Every once in a while I go back and look through my websites to check on things and look for fresh insights. I was very surprised to see this $300 Earthbag House video has received over 180,000 hits. That’s far above the average 2,000 hits on most of my videos and this got me thinking about why it’s so popular.
The $300 Earthbag House was the 14th place winner in ‘The $300 House’ challenge. (Earthbag designs had a strong showing with #1, 2, 3, 5 and 14 place winners. No other building method came close to this level of success in the competition.)
The low cost of this design is almost certainly the main appeal. Whenever we run a story about dirt cheap housing like Straw Bale Roundhouses Built in One Day or Rex’s $4/sq. foot Pallet House we almost always get a spike in traffic. This is the main point of this blog post – people want affordable housing! How obvious is that? It’s terrible seeing tens of millions of people who can’t afford a decent home even in a ‘rich’ modern country like the US. Most housing options, especially those made with highly processed materials such as steel, brick and concrete are not affordable, while those made with local natural materials such as earth, straw bales and wood poles are much less expensive. Look for rural areas with few or no building codes and you will reduce construction costs by many thousands of dollars.
Description of $300 Earthbag House: 11.1 sq. m. interior, 5.4 sq. m. sleeping loft, 11.2 sq. m. patio for cooking and socializing. Total living space = 27.7 sq. m. Single units can be expanded by adding on in any direction or joined to create multi-unit structures. Almost all materials are free or recycled: grain bags, rubble, clay, door, security bars, earthen plaster and floors, or locally available, natural materials: bamboo, rice hull insulation. All drawings and details for the $300 Earthbag House are provided for free.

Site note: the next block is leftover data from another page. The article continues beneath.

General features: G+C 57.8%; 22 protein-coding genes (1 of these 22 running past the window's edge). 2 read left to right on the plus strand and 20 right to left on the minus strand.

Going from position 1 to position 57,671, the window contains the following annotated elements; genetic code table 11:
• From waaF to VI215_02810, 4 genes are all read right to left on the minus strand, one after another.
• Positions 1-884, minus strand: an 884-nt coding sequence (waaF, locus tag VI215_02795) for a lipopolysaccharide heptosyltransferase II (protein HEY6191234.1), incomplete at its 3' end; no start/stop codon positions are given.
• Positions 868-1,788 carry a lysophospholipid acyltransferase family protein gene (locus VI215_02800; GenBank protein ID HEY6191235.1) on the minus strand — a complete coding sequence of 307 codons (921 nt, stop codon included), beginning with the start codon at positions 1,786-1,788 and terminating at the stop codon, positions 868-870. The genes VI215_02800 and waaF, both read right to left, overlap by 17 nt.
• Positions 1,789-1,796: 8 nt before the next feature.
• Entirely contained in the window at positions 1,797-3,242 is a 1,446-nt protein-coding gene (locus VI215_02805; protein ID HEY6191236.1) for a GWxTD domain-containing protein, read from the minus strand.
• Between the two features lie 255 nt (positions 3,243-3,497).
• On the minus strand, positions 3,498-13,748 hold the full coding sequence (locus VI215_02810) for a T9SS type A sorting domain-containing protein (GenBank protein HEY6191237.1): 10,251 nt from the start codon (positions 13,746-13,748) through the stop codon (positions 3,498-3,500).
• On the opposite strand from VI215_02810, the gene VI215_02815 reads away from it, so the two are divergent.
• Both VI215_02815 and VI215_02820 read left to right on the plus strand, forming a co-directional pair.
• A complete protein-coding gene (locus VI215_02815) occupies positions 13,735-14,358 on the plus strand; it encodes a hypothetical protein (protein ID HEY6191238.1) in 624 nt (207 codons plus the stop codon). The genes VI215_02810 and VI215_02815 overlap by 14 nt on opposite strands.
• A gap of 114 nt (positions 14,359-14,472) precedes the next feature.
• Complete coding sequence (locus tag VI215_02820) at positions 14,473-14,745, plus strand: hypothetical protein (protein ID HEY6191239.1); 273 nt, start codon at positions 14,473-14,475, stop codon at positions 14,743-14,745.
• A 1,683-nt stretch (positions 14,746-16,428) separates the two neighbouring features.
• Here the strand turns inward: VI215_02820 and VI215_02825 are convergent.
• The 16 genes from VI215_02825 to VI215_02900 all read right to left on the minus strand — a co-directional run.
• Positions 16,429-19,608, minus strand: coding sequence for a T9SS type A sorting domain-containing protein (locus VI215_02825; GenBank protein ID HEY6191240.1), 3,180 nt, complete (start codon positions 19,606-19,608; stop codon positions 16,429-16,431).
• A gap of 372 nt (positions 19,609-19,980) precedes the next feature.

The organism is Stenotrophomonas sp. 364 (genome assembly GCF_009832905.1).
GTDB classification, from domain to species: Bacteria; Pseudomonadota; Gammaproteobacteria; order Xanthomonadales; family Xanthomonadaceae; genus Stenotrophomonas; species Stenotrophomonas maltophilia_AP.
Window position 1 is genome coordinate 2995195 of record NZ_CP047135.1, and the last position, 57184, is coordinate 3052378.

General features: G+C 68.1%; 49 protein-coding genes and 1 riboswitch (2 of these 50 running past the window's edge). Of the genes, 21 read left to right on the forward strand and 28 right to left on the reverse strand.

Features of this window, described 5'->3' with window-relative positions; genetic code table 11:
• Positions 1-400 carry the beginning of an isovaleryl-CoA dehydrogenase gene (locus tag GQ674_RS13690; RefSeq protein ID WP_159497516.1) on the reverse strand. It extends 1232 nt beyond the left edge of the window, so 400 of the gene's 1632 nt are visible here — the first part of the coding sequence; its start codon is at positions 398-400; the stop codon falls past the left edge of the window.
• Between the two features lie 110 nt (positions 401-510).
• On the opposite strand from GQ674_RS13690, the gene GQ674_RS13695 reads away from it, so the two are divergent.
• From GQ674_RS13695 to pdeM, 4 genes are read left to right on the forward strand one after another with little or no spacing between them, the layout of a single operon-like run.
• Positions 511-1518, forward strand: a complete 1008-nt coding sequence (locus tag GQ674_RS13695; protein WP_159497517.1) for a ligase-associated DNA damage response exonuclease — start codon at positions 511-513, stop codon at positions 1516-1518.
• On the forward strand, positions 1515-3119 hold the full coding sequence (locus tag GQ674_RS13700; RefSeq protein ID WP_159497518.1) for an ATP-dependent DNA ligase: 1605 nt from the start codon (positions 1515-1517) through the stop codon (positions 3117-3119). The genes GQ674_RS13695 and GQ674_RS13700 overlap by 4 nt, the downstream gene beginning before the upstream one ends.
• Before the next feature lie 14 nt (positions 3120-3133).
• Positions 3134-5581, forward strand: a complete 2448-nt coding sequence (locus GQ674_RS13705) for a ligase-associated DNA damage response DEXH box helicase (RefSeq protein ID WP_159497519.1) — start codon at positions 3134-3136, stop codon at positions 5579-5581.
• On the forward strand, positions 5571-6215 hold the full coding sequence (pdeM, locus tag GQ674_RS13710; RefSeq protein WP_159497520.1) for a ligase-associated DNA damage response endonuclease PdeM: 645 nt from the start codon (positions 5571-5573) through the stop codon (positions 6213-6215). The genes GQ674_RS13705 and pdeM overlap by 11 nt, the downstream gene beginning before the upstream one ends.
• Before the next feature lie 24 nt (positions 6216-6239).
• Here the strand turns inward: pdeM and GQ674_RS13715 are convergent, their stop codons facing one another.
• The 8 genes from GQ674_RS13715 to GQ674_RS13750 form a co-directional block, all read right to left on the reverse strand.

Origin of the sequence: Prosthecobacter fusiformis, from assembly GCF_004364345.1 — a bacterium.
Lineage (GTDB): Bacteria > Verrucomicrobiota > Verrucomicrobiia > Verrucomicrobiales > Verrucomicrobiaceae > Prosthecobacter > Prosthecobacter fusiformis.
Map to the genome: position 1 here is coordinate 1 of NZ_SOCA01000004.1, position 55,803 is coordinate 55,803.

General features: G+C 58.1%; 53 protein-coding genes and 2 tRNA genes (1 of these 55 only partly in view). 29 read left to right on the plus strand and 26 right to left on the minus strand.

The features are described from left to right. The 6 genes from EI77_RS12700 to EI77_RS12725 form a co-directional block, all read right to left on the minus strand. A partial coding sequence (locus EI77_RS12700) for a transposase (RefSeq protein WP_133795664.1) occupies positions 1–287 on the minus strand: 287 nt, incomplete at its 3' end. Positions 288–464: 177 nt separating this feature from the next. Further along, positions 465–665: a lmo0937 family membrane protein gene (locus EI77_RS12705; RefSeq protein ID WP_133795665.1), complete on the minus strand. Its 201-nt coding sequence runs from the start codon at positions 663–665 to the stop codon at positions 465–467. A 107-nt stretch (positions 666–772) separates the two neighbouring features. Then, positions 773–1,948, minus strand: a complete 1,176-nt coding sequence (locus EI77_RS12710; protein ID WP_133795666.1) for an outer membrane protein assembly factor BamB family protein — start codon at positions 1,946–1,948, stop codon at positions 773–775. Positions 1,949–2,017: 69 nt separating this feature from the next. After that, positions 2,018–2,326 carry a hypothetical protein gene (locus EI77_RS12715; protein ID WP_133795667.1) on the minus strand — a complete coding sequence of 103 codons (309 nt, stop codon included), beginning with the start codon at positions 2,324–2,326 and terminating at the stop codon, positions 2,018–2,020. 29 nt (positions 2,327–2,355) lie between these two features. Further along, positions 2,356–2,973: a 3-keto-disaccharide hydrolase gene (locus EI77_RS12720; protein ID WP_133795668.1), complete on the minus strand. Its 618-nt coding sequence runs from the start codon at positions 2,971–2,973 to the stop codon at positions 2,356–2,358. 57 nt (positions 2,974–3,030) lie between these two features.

A brief note about the cost: The competition organizers set a somewhat arbitrary $300 cost figure. They reasoned most slum dwellers could afford $300. Some people left comments that said no one could build a house for this amount. As I explained in my housing proposal, slum dwellers would scrounge almost all the materials for free or barter for as much as possible. They can’t afford to buy new materials. But what about building something like this in a developed country? This home built with recycled materials and some new materials might cost around $2-3,000 in the US – still very reasonable by any measure. Also note, you could use various materials such as earthbags, straw bales, adobe, etc. Use what makes sense in your area.